Botanical Extraction

Cold Temperature Extraction: Techniques & Effects

Written by Lance Griffin

Extractors use cold temperatures of -20º C and below to reduce the solubility of polar compounds (e.g., chlorophyll) and target desired compounds (e.g., cannabinoids). When plant waxes and chlorophyll are extracted, they must be removed with post-processing steps such as winterization. Temperatures between -20º C and -80º C are used for winterization, making a colder initial extraction the more efficient single-step process.

This technique is generally used with ethanol given its high polarity relative to other solvents of choice. Ethanol is also commonly used for winterization. Hydrocarbon solvents are also utilized at cold temperatures due to low boiling points (e.g., butane at -0.5º C and propane at -42º C). These solvents are non-polar and inherently more selective. Even so, dewaxing may be integrated into a closed-loop hydrocarbon system to remove fats and lipids with chilled, sub-zero hydrocarbon solvent.

In general, lower temperature reduces extraction efficiency. For this reason, manufacturer Delta Separations recommends that cold ethanol extraction be performed in the range of -30º C to -40º C. The company notes that “…a lower temperature would result in massive electrical costs and reduced overall efficiency. It would lengthen extraction times and reduce overall yield due to the ethanol’s reduction in solvency.”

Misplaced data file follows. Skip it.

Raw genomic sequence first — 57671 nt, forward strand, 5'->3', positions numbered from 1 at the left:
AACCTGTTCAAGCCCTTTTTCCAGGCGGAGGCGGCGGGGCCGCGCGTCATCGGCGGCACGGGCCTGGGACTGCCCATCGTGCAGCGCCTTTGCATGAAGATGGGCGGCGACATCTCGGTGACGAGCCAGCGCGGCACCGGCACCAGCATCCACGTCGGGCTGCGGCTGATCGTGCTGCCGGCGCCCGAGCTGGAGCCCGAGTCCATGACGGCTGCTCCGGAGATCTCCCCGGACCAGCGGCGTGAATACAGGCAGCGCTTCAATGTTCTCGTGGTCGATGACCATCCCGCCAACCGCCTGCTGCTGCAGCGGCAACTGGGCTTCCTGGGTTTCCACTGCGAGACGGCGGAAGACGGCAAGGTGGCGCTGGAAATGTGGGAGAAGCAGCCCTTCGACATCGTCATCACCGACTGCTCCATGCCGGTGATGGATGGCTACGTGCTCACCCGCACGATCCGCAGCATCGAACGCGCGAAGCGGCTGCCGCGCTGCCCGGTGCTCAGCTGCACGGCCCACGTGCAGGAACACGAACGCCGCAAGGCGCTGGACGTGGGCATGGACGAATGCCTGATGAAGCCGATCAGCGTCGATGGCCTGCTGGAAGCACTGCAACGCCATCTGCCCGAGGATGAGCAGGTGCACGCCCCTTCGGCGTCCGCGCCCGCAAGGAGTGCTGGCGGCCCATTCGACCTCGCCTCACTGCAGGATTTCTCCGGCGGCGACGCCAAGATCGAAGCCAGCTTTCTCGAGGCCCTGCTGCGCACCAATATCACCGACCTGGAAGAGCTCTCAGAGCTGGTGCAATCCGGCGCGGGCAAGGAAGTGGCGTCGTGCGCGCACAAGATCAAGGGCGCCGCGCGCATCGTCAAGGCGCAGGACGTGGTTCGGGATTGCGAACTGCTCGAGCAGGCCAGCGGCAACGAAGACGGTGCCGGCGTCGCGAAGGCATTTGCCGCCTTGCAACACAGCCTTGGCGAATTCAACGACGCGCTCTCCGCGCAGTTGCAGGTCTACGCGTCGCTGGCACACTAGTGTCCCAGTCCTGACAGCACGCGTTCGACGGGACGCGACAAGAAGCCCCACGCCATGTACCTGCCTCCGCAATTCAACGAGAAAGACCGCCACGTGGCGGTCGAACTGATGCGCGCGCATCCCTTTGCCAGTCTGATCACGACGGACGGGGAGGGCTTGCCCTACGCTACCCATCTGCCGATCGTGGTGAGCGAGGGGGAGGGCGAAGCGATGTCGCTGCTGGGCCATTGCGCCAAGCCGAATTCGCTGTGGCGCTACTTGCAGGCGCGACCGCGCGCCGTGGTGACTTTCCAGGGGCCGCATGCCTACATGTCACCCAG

Capna Systems is another manufacturer with sub-zero chilling for ethanol. They offer several systems that operate between -50º C and -80º C.

Temperatures lower than -80º C are popularly considered cryogenic for winterization as well as extraction. During winterization, the purpose of such low temperatures is to speed up the separation of unwanted compounds. Cryogenic liquids such as nitrogen, helium, and argon with boiling points below -150º C can be used for cooling.

EthoEx developed ethanol systems capable of extracting cannabis at -90º C. The company points out that extraction at -40º C creates crude oil that may yet require purification. To make up for less efficient extraction, the EthoEx system recirculates and flushes solvent into biomass continuously. Electricity and liquid nitrogen are used to achieve such low temperatures.

Temperature is undoubtedly a critical variable across extraction systems. Cold temperatures are generally used for cannabis and other botanicals when non-polar target compounds must be targeted/separated from polar compounds and/or waxes.

Image by kristamonique from Pixabay

About the author

Lance Griffin